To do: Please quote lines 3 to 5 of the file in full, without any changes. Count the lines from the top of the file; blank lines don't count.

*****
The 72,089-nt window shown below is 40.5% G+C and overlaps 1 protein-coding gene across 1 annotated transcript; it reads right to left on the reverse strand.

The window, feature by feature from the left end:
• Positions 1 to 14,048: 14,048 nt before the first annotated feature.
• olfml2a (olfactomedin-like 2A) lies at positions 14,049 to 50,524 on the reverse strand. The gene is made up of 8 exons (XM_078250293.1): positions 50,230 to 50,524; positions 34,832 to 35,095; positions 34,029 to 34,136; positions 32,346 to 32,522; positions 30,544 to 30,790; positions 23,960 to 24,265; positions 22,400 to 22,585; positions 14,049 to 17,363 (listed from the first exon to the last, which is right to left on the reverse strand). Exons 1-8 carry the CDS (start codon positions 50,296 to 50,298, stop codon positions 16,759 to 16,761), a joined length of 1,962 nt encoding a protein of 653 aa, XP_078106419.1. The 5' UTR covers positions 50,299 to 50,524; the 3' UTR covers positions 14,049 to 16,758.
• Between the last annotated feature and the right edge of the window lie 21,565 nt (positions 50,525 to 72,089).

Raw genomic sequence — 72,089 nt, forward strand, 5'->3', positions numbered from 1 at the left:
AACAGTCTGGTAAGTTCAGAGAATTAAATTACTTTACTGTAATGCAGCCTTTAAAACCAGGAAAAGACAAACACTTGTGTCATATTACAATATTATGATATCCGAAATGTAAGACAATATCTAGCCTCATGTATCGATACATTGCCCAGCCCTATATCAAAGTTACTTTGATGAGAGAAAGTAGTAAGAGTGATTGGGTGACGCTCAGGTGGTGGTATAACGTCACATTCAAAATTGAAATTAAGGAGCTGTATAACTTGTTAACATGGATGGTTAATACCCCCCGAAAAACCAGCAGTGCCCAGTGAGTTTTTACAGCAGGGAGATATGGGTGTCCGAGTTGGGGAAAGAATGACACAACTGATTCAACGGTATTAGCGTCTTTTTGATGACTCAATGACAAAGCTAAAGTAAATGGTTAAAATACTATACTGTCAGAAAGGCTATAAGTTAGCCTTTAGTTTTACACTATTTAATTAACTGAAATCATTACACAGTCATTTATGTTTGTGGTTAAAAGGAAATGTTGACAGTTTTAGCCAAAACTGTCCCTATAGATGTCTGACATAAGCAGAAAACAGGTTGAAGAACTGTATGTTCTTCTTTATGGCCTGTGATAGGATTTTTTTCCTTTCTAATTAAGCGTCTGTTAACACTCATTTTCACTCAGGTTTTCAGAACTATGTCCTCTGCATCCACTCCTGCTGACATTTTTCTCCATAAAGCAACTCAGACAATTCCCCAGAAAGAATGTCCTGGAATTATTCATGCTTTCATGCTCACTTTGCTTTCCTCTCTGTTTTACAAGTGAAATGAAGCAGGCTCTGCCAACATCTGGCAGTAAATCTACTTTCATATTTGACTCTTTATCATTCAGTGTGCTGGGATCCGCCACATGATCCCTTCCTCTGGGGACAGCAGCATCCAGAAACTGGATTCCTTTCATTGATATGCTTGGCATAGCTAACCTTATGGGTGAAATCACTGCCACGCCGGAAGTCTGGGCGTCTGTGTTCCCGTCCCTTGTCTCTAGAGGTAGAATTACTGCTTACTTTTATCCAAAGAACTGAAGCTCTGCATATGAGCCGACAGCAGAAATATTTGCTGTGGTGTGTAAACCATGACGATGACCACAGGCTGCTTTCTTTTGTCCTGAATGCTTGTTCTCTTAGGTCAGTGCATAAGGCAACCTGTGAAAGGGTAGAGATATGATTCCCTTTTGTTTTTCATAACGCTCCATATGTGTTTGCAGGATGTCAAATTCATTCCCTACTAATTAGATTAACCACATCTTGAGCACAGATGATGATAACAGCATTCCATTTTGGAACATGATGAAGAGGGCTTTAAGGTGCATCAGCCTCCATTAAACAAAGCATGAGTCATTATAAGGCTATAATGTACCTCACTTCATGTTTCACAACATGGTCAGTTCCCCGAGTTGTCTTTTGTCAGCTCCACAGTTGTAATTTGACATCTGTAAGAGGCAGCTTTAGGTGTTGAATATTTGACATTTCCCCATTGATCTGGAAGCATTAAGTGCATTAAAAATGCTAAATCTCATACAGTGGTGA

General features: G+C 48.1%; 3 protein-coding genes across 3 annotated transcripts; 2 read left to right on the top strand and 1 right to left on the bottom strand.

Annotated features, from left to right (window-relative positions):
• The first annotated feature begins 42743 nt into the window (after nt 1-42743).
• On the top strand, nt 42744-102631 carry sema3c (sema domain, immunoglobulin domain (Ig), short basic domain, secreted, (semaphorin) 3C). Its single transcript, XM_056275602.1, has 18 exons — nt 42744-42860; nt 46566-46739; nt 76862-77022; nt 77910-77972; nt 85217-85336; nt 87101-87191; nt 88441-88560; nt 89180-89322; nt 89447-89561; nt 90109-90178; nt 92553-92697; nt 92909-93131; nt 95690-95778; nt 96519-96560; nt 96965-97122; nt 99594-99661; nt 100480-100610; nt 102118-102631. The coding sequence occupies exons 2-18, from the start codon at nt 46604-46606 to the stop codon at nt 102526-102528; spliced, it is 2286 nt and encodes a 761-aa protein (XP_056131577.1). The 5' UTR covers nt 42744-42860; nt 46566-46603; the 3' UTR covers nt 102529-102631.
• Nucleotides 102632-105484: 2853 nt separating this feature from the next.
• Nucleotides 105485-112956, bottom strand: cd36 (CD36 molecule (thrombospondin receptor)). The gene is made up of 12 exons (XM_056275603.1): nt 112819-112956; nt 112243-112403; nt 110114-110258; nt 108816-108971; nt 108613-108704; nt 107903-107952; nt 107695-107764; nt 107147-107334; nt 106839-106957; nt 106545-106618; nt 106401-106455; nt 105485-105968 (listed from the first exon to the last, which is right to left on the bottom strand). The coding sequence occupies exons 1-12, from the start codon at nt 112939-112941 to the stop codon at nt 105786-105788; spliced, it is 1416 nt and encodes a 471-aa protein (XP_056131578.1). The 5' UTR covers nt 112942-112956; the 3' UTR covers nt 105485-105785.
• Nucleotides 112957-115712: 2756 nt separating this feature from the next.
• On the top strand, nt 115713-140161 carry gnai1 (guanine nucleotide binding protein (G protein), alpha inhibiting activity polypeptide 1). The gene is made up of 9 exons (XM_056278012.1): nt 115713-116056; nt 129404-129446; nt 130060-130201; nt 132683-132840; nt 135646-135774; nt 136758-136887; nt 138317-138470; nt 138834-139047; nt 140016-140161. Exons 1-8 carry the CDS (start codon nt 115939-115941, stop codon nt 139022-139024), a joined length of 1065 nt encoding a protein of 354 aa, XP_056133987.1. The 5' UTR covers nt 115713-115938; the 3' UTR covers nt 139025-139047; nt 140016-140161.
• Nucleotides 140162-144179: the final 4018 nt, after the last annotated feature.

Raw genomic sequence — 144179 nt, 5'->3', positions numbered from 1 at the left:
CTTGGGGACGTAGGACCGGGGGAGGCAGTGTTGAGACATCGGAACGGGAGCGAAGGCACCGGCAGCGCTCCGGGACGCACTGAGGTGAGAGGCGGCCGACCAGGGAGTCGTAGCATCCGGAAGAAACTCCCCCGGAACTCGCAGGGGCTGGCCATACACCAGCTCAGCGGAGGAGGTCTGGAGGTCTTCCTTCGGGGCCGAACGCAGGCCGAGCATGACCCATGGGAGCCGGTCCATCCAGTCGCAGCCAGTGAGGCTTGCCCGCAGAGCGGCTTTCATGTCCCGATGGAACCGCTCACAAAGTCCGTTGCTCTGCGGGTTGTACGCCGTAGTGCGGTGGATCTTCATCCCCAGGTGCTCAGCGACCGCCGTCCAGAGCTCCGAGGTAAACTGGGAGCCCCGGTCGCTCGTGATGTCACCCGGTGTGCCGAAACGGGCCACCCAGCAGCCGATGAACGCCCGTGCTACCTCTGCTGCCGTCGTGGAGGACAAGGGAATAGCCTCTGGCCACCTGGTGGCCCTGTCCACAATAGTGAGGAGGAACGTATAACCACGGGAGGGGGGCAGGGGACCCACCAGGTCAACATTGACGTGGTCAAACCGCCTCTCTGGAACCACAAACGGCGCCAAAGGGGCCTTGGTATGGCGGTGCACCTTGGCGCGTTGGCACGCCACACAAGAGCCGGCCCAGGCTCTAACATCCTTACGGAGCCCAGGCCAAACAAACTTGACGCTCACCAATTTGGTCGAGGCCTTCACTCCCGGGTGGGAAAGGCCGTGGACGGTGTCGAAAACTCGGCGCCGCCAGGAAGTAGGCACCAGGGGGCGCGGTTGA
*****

• Positions 1 to 14,048: 14,048 nt before the first annotated feature.
• olfml2a (olfactomedin-like 2A) lies at positions 14,049 to 50,524 on the reverse strand. The gene is made up of 8 exons (XM_078250293.1): positions 50,230 to 50,524; positions 34,832 to 35,095; positions 34,029 to 34,136; positions 32,346 to 32,522; positions 30,544 to 30,790; positions 23,960 to 24,265; positions 22,400 to 22,585; positions 14,049 to 17,363 (listed from the first exon to the last, which is right to left on the reverse strand). Exons 1-8 carry the CDS (start codon positions 50,296 to 50,298, stop codon positions 16,759 to 16,761), a joined length of 1,962 nt encoding a protein of 653 aa, XP_078106419.1. The 5' UTR covers positions 50,299 to 50,524; the 3' UTR covers positions 14,049 to 16,758.
• Between the last annotated feature and the right edge of the window lie 21,565 nt (positions 50,525 to 72,089).